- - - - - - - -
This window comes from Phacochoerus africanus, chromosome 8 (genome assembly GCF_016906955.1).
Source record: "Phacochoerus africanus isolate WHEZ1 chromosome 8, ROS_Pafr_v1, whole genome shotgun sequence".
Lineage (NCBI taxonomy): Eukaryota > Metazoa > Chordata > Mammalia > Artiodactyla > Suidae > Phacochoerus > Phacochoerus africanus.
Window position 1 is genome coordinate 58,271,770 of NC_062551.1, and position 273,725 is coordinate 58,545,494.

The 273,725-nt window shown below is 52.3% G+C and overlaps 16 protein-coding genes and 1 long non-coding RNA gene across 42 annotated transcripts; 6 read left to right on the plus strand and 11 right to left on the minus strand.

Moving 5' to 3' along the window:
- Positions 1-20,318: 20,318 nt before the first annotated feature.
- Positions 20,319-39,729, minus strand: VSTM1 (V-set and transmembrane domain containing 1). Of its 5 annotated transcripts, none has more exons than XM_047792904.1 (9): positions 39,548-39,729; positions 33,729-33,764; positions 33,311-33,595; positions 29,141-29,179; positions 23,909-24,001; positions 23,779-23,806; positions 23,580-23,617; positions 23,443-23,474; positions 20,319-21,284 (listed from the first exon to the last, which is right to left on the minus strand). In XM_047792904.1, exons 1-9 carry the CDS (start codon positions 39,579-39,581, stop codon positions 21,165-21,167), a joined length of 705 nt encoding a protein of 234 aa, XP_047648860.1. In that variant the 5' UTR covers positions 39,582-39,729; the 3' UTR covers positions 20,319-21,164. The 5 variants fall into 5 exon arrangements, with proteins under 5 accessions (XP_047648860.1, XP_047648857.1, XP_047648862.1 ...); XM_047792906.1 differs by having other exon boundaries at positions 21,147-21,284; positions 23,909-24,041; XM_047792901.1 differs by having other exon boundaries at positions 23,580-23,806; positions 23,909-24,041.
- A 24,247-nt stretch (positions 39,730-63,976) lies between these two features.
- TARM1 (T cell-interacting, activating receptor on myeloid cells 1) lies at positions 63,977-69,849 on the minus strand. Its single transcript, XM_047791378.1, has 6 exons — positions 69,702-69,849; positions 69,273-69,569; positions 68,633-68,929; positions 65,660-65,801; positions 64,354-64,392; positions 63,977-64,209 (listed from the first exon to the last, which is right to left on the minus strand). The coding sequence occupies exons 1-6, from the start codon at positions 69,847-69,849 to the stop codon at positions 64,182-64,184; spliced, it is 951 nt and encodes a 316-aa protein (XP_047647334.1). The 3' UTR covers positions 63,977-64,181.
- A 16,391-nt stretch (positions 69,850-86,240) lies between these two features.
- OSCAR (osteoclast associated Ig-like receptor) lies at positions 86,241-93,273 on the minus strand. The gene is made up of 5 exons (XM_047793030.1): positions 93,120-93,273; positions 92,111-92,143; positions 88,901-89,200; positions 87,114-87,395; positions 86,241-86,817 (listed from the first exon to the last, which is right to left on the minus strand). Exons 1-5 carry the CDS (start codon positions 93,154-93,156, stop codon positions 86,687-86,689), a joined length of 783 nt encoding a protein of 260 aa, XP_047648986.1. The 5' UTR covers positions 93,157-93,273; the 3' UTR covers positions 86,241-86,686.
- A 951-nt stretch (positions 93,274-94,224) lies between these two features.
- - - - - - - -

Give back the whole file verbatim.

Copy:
This window comes from Phacochoerus africanus, chromosome 8 (genome assembly GCF_016906955.1).
Source record: "Phacochoerus africanus isolate WHEZ1 chromosome 8, ROS_Pafr_v1, whole genome shotgun sequence".
Lineage (NCBI taxonomy): Eukaryota > Metazoa > Chordata > Mammalia > Artiodactyla > Suidae > Phacochoerus > Phacochoerus africanus.
Window position 1 is genome coordinate 58,271,770 of NC_062551.1, and position 273,725 is coordinate 58,545,494.

The 273,725-nt window shown below is 52.3% G+C and overlaps 16 protein-coding genes and 1 long non-coding RNA gene across 42 annotated transcripts; 6 read left to right on the plus strand and 11 right to left on the minus strand.

Moving 5' to 3' along the window:
- Positions 1-20,318: 20,318 nt before the first annotated feature.
- Positions 20,319-39,729, minus strand: VSTM1 (V-set and transmembrane domain containing 1). Of its 5 annotated transcripts, none has more exons than XM_047792904.1 (9): positions 39,548-39,729; positions 33,729-33,764; positions 33,311-33,595; positions 29,141-29,179; positions 23,909-24,001; positions 23,779-23,806; positions 23,580-23,617; positions 23,443-23,474; positions 20,319-21,284 (listed from the first exon to the last, which is right to left on the minus strand). In XM_047792904.1, exons 1-9 carry the CDS (start codon positions 39,579-39,581, stop codon positions 21,165-21,167), a joined length of 705 nt encoding a protein of 234 aa, XP_047648860.1. In that variant the 5' UTR covers positions 39,582-39,729; the 3' UTR covers positions 20,319-21,164. The 5 variants fall into 5 exon arrangements, with proteins under 5 accessions (XP_047648860.1, XP_047648857.1, XP_047648862.1 ...); XM_047792906.1 differs by having other exon boundaries at positions 21,147-21,284; positions 23,909-24,041; XM_047792901.1 differs by having other exon boundaries at positions 23,580-23,806; positions 23,909-24,041.
- A 24,247-nt stretch (positions 39,730-63,976) lies between these two features.
- TARM1 (T cell-interacting, activating receptor on myeloid cells 1) lies at positions 63,977-69,849 on the minus strand. Its single transcript, XM_047791378.1, has 6 exons — positions 69,702-69,849; positions 69,273-69,569; positions 68,633-68,929; positions 65,660-65,801; positions 64,354-64,392; positions 63,977-64,209 (listed from the first exon to the last, which is right to left on the minus strand). The coding sequence occupies exons 1-6, from the start codon at positions 69,847-69,849 to the stop codon at positions 64,182-64,184; spliced, it is 951 nt and encodes a 316-aa protein (XP_047647334.1). The 3' UTR covers positions 63,977-64,181.
- A 16,391-nt stretch (positions 69,850-86,240) lies between these two features.
- OSCAR (osteoclast associated Ig-like receptor) lies at positions 86,241-93,273 on the minus strand. The gene is made up of 5 exons (XM_047793030.1): positions 93,120-93,273; positions 92,111-92,143; positions 88,901-89,200; positions 87,114-87,395; positions 86,241-86,817 (listed from the first exon to the last, which is right to left on the minus strand). Exons 1-5 carry the CDS (start codon positions 93,154-93,156, stop codon positions 86,687-86,689), a joined length of 783 nt encoding a protein of 260 aa, XP_047648986.1. The 5' UTR covers positions 93,157-93,273; the 3' UTR covers positions 86,241-86,686.
- A 951-nt stretch (positions 93,274-94,224) lies between these two features.